# Thread: Engel current draw question

1. ## Engel current draw question

Has anyone measured the current draw on their Engel fridge?

A friend has been having trouble with his 2nd battery going flat. We measured the current draw today and found that his 9 year old Engel 40l fridge was drawing 5.8A at 11.9v. This seems way too high to me but would be interested in what others think.

I assume the current drawn measure is 5.8 Amp/h , if that's the case , the current drawn is way too much , considering the setting the fridge is on and the ambience . something is not quite right? how did you measure the current draw?

my 40L engel draws no more that 2.5A/h if that and it doesn't continously cycle drawing this amount of current from my auxilary battery .

3. The current was measured using an aftermarket in car meter. It measures voltage and current, getting the current by passing the positive wire from the 2nd battery through a current transformer. I guess it is just an instantaneous current rather than per hour. With the fridge and everything off it measures 0.0A. As soon as the compressor on the fridge kicks in it measured 5.8A. We checked about an hour later and with the compressor running it had dropped to 5.1A but this still seems way too much. My guess is there is a fault with the compressor.

4. Disco_owner, I think you mean your 40L engel draws no more that 2.5A. I don't think A/h (amps per hour) is a common unit of measurement.
Walker, my engel is rated at about 2.75A at 12V. When it cycles on it draws 2.75A, When it cycles off it draws bugger all. A current draw of 5.8A sounds a bit high but it might be right for a fridge that old. Check out it's specifications on the Engel website. As the battery is at 11.9V, First thing would be to give the battery a good charge, wait for the battery voltage to settle, then measure the voltage again. I'd suggest the battery is probably almost dead or not charging. I'd replace the battery with one which has a higher Ah (amp hour) rating.

http://www.engelaustralia.com.au
Last edited by Mick_Marsh; 2nd April 2010 at 03:06 PM. Reason: added web link

5. Originally Posted by Mick_Marsh
Disco_owner, I think you mean your 40L engel draws no more that 2.5A. I don't think A/h (amps per hour) is a common unit of measurement.
Walker, my engel is rated at about 2.75A at 12V. When it cycles on it draws 2.75A, When it cycles off it draws bugger all. A current draw of 5.8A sounds a bit high but it might be right for a fridge that old. Check out it's specifications on the Engel website. As the battery is at 11.9V, First thing would be to give the battery a good charge, wait for the battery voltage to settle, then measure the voltage again. I'd suggest the battery is probably almost dead or not charging. I'd replace the battery with one which has a higher Ah (amp hour) rating.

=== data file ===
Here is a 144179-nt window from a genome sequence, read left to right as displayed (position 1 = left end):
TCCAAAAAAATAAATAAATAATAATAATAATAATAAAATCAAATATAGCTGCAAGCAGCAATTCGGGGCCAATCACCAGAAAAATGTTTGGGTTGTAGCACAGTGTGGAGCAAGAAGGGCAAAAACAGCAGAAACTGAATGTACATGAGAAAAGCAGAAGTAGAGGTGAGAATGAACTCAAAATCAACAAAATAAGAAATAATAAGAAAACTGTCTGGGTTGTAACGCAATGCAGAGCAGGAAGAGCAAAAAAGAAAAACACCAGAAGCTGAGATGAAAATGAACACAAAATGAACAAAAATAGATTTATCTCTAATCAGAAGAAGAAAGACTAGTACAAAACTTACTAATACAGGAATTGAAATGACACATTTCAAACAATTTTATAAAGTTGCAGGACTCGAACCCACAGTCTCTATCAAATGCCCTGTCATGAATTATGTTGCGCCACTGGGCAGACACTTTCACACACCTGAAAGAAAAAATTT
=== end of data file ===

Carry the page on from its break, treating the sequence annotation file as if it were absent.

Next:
Engel Australia - Portable Fridge-Freezers
that's what I meant ,for the age my 40L Engel is ,draws no more that 2.5A. the figure quoted of 5.8 amp seems a bit excessive even for a 9 yr old Engel fridge.

6. My 40 L Engel draws less than 05 to 2.5 max amps accordings to paperwork specifications

7. Could be a gas problem - we all have that from time to time - LOL.

A 9 year old fridge might just need a top up ??

Cheers

Steve

8. I have a very old Engel & would reckon its around the 5.8 range. Its well known the newer -ie 10-12 years ago went more economical with power.
My solution is to carry a 3rd battery, lots cheaper than upgrading to a new Engel.

9. Originally Posted by rovers1952
My 40 L Engel draws less than 05 to 2.5 max amps accordings to paperwork specifications
This is what engle worked out to be an average over 24 hours. When the fridge is running it is drawing between 2.4 to 2.6 amps. most of the time 2.5 amps. The older 39 litre engles draw 4.5 amps. I own both and have tested with quality equipment.

5.8 amps? I would be checking the meter used to measure this.

Dave.

10. 11.9 volts is a dead flat battery.
You will not get a true amp draw reading.
As voltage decreases(electrical pressure) the fridge must use more amperage
(electrical volume) to do the same work.
12.3 volts is the lowest you really would want to go to discharge a battery as any more usually destroys the battery over time.
Try measuring again with another good condition battery with a charge of 13volts or more under the load of the fridge.
the fridge working at a higher voltage is better for the fridge ,battery and vehicles electrical wiring.
A cigarette lighter socket works good for just that...lighting cigarettes, but was never designed for use as a power socket.
The reason why just about every fridge is sold with a plug for a cigarette lighter is that every vehicle has one in them.
The fact is they are very poor at being a power socket as there is little contact area for the positive terminal and the steel socket tends to rust and this causes high resistance voltage drops.
Modern vehicles tend to have very small wiring to any power/cigarette sockets at the rear of the vehicle to save money during production.
The best set up is to run special wiring fused from the battery to a 50 amp anderson plug at the rear of the vehicle.
Ron

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